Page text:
If cannabis is legal, more teenagers will smoke it – and that can’t be good

People who want to legalise drugs talk about harm reduction, and they are right to

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I know all right-thinking people are supposed to be delighted that Colorado has legalised cannabis, the first American state to do so. We are supposed to say, “When, oh, when will our government realise that it is losing the war on drugs and should take a lesson even from Americans, who can be surprisingly liberal sometimes?” But let us pause.

The idea that the existing policy on drugs in this country, and almost everywhere in the world apart from Colorado and Uruguay, is a self-evident failure is not a truth that is self-evident to me. In particular, the “war on drugs”, and the notion that it is being “lost”, is a cliché that helps to shut down thought rather than encourage it.

Illegal drug use in this country has decreased, is decreasing and ought to decrease further. In particular, young people in Britain drink less alcohol, smoke less tobacco and use fewer illegal drugs than they did. Those are good trends. If the Government is waging a war on drugs, it is winning it.

People who want to legalise drugs talk a lot about harm reduction, and they are right to do so. Let us then, while we are pausing, ask two questions. One, is cannabis harmful? Mostly, no. Mostly, its effect is to make people boring. But it is possible that, in some cases, it acts as a trigger for serious mental illness, especially for male teenagers.

Whether cannabis has been shown to be a trigger for people who are susceptible, or whether such people tend to try cannabis, is disputed, and the proportion of people who might be susceptible is small. But it would seem an unwise idea to do anything that might encourage more people to try cannabis unless we are sure.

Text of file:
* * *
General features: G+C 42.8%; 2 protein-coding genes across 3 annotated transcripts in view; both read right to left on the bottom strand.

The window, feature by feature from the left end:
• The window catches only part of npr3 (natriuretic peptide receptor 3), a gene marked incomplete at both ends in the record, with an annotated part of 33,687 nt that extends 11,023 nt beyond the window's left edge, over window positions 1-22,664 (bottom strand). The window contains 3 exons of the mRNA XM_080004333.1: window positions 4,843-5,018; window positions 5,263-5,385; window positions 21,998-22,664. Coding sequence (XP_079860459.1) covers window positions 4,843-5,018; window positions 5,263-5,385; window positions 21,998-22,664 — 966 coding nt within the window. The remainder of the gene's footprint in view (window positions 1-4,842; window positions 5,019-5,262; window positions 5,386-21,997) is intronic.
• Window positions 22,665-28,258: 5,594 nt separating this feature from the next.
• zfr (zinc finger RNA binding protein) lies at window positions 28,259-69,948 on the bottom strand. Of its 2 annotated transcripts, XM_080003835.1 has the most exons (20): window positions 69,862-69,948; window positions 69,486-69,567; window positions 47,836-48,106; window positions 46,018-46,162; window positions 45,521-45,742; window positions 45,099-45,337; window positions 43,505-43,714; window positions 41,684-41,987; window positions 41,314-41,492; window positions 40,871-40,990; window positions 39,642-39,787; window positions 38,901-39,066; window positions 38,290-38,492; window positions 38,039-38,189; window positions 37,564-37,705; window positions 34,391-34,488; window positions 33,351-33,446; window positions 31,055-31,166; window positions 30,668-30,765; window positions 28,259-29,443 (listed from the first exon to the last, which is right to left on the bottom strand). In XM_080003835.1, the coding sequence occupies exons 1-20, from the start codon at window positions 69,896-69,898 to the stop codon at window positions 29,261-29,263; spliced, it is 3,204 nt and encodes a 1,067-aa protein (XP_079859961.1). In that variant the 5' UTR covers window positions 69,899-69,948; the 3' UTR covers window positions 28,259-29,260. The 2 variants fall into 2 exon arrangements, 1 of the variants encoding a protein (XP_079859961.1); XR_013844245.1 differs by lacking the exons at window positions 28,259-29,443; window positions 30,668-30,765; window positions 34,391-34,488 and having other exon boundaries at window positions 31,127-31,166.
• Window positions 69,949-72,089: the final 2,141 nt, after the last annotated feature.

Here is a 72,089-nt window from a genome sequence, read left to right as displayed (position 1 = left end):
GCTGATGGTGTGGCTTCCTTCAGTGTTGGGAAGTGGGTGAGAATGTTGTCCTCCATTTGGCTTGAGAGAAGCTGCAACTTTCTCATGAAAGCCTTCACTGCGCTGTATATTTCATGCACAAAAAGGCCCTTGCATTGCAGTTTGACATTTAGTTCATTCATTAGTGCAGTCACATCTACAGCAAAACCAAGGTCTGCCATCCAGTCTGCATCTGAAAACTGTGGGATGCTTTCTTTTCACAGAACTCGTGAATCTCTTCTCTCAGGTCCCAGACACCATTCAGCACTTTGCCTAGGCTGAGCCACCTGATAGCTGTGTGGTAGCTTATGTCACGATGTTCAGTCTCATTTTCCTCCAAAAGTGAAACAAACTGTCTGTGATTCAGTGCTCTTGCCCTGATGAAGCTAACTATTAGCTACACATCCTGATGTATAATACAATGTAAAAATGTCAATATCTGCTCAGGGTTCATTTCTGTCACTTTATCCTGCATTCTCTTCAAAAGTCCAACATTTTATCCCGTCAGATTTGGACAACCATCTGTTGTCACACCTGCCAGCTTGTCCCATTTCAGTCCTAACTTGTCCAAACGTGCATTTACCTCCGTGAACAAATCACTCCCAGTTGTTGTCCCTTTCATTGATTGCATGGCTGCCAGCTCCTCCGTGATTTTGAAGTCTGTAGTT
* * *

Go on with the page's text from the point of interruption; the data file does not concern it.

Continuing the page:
So the next question is whether legalising cannabis would lead to more young people trying it. Well, what do you think?

It is at this stage that supporters of legalisation tend to drive the argument into the bowling-alley gutters by saying, “What about the harm done by alcohol?” It is serious, is the answer to that. And it is certainly more serious, on aggregate, than the harm done by cannabis. But that is an attempt to change the subject. Do something about attitudes to alcohol by all means. Rush out and buy Alastair Campbell’s much-admired novel, My Name Is. Give up for January. Or for life. But none of this answers the question about how to minimise the harm of cannabis.

Then there is the harm done by the control of the production and supply of drugs by criminals. Yes, it is a problem. But we are mainly talking about cocaine and heroin, if we mean organised crime and drugs, and a lot of the harm in those cases is suffered in Colombia and Afghanistan. I don’t have the answers to that; but then, neither do the advocates of legalising cannabis, who tend not to propose legalising “harder” drugs, yet.

Finally, legalisers sometimes say that it is jolly confusing that cannabis is illegal in theory but that the police tend to concentrate on more important things in practice. It’s a compromise. It is so sensible that it is the most common legal position all over the world: illegal but not stringently enforced for small amounts. It is intellectually unsatisfactory, but it is winning. The people who want to change it have to make a better case.

Twitter: @JohnRentoul

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